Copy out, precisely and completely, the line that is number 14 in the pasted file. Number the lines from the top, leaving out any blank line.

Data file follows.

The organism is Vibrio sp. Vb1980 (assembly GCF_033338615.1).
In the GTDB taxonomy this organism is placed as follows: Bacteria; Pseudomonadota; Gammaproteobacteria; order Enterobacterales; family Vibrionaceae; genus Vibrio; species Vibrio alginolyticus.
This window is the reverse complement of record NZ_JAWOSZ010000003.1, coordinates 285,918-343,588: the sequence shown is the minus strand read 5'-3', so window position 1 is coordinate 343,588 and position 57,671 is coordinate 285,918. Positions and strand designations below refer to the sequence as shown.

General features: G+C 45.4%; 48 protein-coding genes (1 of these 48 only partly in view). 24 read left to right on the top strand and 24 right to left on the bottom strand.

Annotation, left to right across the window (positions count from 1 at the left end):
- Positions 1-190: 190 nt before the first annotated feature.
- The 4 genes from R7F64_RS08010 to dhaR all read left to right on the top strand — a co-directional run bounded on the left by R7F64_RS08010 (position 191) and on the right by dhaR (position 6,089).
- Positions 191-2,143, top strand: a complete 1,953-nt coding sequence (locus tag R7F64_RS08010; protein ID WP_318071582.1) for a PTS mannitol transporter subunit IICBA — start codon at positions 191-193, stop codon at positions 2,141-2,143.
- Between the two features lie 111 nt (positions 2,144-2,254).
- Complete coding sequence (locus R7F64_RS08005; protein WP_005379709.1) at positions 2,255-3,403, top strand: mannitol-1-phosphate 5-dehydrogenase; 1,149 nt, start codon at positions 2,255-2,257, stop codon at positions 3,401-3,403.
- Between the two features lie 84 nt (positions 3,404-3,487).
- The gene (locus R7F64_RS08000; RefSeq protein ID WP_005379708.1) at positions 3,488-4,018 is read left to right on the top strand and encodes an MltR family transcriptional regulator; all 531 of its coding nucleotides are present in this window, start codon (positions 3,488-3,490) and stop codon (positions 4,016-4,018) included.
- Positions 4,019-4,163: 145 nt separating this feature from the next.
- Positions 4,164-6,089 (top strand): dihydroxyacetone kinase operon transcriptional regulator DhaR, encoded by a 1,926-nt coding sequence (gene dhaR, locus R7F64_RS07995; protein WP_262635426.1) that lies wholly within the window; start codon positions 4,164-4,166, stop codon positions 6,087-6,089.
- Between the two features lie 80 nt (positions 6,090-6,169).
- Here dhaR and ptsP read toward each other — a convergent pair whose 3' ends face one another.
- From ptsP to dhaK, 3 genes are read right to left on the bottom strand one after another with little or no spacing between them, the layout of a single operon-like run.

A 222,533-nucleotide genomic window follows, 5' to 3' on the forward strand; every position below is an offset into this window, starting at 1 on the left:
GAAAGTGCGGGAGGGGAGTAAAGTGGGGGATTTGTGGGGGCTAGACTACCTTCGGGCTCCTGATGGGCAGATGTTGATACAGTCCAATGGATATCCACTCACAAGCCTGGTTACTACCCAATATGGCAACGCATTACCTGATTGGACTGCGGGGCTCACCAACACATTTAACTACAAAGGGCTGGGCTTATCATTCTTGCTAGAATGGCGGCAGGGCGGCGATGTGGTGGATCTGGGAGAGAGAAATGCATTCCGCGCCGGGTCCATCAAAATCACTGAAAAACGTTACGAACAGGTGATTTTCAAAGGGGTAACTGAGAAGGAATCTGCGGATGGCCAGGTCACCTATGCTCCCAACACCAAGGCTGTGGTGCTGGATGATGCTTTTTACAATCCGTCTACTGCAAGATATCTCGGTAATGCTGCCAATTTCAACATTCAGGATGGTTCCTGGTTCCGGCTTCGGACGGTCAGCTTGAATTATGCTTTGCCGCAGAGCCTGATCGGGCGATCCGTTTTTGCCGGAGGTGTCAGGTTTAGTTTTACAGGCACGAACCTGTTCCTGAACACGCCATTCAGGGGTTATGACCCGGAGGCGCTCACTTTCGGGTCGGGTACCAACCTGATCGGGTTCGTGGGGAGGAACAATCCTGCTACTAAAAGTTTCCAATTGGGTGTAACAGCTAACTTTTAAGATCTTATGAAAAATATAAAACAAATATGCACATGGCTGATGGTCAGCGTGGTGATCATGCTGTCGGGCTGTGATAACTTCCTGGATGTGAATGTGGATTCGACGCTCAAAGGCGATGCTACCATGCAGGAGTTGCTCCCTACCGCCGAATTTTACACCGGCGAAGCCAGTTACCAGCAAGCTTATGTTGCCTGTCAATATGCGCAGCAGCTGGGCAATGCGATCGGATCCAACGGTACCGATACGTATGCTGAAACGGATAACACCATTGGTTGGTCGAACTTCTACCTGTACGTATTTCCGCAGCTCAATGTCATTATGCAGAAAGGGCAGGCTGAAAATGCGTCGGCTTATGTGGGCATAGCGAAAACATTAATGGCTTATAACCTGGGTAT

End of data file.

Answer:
- Positions 4,164-6,089 (top strand): dihydroxyacetone kinase operon transcriptional regulator DhaR, encoded by a 1,926-nt coding sequence (gene dhaR, locus R7F64_RS07995; protein WP_262635426.1) that lies wholly within the window; start codon positions 4,164-4,166, stop codon positions 6,087-6,089.